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A free utility to help web developers watch and manipulate network traffic from their web applications.
Java

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README.md

BrowserMob Proxy

BrowserMob Proxy is a simple utility that makes it easy to capture performance data from browsers, typically written using automation toolkits such as Selenium and Watir.

Features

The proxy is programmatically controlled via a REST interface or by being embedded directly inside Java-based programs and unit tests. It captures performance data the HAR format. It addition it also can actually control HTTP traffic, such as:

  • blacklisting and whitelisting certain URL patterns
  • simulating various bandwidth and latency
  • remapping DNS lookups
  • flushing DNS caching
  • controlling DNS and request timeouts
  • automatic BASIC authorization

REST API

To get started, first start the proxy by running browsermob-proxy or browsermob-proxy.bat in the bin directory:

$ sh browsermob-proxy -port 9090
INFO 05/31 03:12:48 o.b.p.Main           - Starting up...
2011-05-30 20:12:49.517:INFO::jetty-7.3.0.v20110203
2011-05-30 20:12:49.689:INFO::started o.e.j.s.ServletContextHandler{/,null}
2011-05-30 20:12:49.820:INFO::Started SelectChannelConnector@0.0.0.0:9090

Once started, there won't be an actual proxy running until you create a new proxy. You can do this by POSTing to /proxy:

[~]$ curl -X POST http://localhost:9090/proxy
{"port":9091}

or optionally specify your own port:

[~]$ curl -X POST -d 'port=9099' http://localhost:9090/proxy
{"port":9099}

Once that is done, a new proxy will be available on the port returned. All you have to do is point a browser to that proxy on that port and you should be able to browser the internet. The following additional APIs will then be available:

  • PUT /proxy/[port]/har - creates a new HAR attached to the proxy and returns the HAR content if there was a previous HAR. Supports the following parameters:
    • initialPageRef - the string name of the first page ref that should be used in the HAR. Defaults to "Page 1".
  • PUT /proxy/[port]/har/pageRef - starts a new page on the existing HAR. Supports the following parameters:
    • pageRef - the string name of the first page ref that should be used in the HAR. Defaults to "Page N" where N is the next page number.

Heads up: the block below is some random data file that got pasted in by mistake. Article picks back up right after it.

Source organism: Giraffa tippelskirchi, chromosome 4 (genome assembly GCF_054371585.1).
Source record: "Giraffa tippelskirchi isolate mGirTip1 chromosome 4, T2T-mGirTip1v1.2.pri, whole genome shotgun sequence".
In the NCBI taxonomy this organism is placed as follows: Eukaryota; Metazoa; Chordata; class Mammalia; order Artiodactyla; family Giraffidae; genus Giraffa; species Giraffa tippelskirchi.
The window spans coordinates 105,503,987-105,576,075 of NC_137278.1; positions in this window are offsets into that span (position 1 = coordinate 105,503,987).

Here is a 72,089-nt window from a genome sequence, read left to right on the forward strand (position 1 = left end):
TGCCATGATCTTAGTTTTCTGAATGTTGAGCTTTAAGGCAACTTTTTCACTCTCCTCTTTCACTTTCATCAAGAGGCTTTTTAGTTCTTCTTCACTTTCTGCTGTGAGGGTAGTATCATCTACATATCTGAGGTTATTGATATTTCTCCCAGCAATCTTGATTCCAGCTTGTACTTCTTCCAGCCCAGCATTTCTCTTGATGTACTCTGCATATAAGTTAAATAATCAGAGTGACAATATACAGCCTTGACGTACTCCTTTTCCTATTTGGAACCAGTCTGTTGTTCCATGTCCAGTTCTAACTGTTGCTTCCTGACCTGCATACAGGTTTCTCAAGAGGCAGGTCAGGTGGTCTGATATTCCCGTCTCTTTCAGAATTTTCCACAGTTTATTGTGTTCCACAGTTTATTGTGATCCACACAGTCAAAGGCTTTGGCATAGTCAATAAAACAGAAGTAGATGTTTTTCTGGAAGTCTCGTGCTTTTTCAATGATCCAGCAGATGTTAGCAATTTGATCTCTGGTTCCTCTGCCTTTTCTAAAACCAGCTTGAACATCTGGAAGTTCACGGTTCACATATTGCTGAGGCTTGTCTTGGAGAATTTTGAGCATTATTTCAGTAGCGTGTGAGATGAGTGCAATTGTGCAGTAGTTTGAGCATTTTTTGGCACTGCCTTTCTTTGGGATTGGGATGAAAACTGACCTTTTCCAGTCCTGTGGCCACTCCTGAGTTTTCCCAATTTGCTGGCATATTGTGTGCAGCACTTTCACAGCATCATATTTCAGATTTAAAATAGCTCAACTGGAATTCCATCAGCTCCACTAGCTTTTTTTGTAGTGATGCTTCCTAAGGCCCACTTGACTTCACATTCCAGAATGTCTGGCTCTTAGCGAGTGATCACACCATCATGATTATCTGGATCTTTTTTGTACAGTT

• PUT /proxy/[port]/har/pageRef - creates a new HAR attached to the proxy and returns the HAR content if there was a previous HAR
  • DELETE /proxy/[port] - shuts down the proxy and closes the port
  • GET /proxy/[port]/har - returns the JSON/HAR content representing all the HTTP traffic passed through the proxy
  • PUT /proxy/[port]/whitelist - Sets a list of URL patterns to whitelist. Takes the following parameters:
    • regex - a comma separated list of regular expressions
    • status - the HTTP status code to return for URLs that do not match the whitelist
  • PUT /proxy/[port]/blacklist - Set a URL to blacklist. Takes the following parameters:
    • regex - the blacklist regular expression
    • status - the HTTP status code to return for URLs that are blacklisted
  • PUT /proxy/[port]/limit - Limit the bandwidth through the proxy. Takes the following parameters:
    • downstreamKbps - Sets the downstream kbps
    • upstreamKbps - Sets the upstream kbps
    • latency - Add the given latency to each HTTP request
  • POST /proxy/[port]/headers - Set and override HTTP Request headers. For example setting a custom User-Agent.
    • POST data should be json encoded set of headers (not url-encoded)

For example, once you've started the proxy you can create a new HAR to start recording data like so:

[~]$ curl -X PUT -d 'initialPageRef=Foo' http://localhost:8080/proxy/9091/har

Now when traffic goes through port 9091 it will be attached to a page reference named "Foo". Consult the HAR specification for more info on what a "pageRef" is. You can also start a new pageRef like so: